NE CSC Consortium Reacts to Hurricane Sandy
In the aftermath of Hurricane Sandy, several members of the Northeast Climate Science Center Consortium are conducting research and participating in interviews that will be helpful in managing the response to the storm as well as preparing for future extreme events.
A recent article on the NE CSC university-based website discusses some of the reactions to Sandy:
"As the Northeast Climate Consortium, we extend our deepest sympathy and concern to those across the United States that were negatively impacted by Hurricane Sandy. Across the region serviced by the Northeast Climate Science Center, this extreme weather event has uprooted communities, disrupted livelihoods, and left death and destruction in its wake. Hurricane Sandy, with its impact stretching across the northeast, midwest, and beyond, is exactly the type of incident for which the NECSC was established. As you will see below, some NECSC Consortium scientists have already reacted to what is unfolding, and many have been conducting research that will be helpful in the weeks and months to come, as people manage the aftermath of Hurricane Sandy, as well as look to prepare and increase resilience for the next extreme event.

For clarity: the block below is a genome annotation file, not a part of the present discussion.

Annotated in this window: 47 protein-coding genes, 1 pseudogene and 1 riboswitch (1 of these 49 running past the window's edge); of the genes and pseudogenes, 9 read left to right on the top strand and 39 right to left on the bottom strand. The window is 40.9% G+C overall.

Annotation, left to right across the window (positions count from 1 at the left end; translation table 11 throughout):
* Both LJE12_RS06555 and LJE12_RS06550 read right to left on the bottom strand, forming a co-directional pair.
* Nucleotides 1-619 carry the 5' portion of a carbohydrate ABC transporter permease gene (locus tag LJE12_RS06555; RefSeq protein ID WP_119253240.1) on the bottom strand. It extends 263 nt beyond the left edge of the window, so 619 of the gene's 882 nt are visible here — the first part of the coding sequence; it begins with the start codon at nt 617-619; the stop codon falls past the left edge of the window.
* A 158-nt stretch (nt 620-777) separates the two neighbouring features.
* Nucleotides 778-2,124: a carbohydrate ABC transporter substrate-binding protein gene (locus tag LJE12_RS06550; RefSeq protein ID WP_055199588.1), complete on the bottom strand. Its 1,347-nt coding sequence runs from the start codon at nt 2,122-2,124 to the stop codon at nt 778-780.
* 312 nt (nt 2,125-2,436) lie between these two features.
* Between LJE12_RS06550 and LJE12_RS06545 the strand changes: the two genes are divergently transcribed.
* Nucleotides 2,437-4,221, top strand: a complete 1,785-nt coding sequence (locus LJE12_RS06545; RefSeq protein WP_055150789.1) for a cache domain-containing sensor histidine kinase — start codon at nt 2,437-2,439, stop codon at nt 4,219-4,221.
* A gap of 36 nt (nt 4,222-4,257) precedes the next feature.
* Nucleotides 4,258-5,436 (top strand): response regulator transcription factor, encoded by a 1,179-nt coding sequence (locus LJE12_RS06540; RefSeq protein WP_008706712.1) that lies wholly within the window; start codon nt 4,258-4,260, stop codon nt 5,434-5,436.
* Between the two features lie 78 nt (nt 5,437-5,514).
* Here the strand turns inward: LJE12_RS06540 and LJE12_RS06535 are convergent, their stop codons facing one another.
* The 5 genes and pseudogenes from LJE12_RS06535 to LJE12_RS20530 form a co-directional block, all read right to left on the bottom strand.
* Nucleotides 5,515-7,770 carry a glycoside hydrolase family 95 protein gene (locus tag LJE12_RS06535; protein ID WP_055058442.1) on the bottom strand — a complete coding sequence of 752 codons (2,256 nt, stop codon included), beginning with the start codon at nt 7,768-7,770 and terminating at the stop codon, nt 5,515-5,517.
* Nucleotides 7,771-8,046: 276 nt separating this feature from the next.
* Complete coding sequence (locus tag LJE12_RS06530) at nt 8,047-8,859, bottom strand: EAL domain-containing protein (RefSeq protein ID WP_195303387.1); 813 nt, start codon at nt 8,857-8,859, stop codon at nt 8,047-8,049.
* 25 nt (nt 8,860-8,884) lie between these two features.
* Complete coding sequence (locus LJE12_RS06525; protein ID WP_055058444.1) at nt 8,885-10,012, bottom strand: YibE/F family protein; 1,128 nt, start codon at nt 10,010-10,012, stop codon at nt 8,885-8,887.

NECSC Consortium member and director of the Climate Systems Research Center at the University of Massachusetts Professor Raymond Bradley said in an interview that with higher sea-surface temperatures, which are caused by man-made global warming, “when storms develop, when they do hit the coast they are going to be bigger and I think that’s a fair statement that most people could sign onto.” Read more in The Vancouver Sun article.
Another NECSC Consortium member and research scientist at The Earth Institute at Columbia University Radley Horton has been speaking about the impacts of Hurrricane Sandy on New York City's infrastructure and the likely increase in such extreme events in the future. "Given the higher sea levels in the future, even if storms remain exactly the same, we're going to get more frequent flooding events, maybe three times as many coastal flood events by the end of the century, just by virtue of having average sea levels be higher," he said in an interview with Terry Gross on NPR's Fresh Air."
To read the original article, please click here.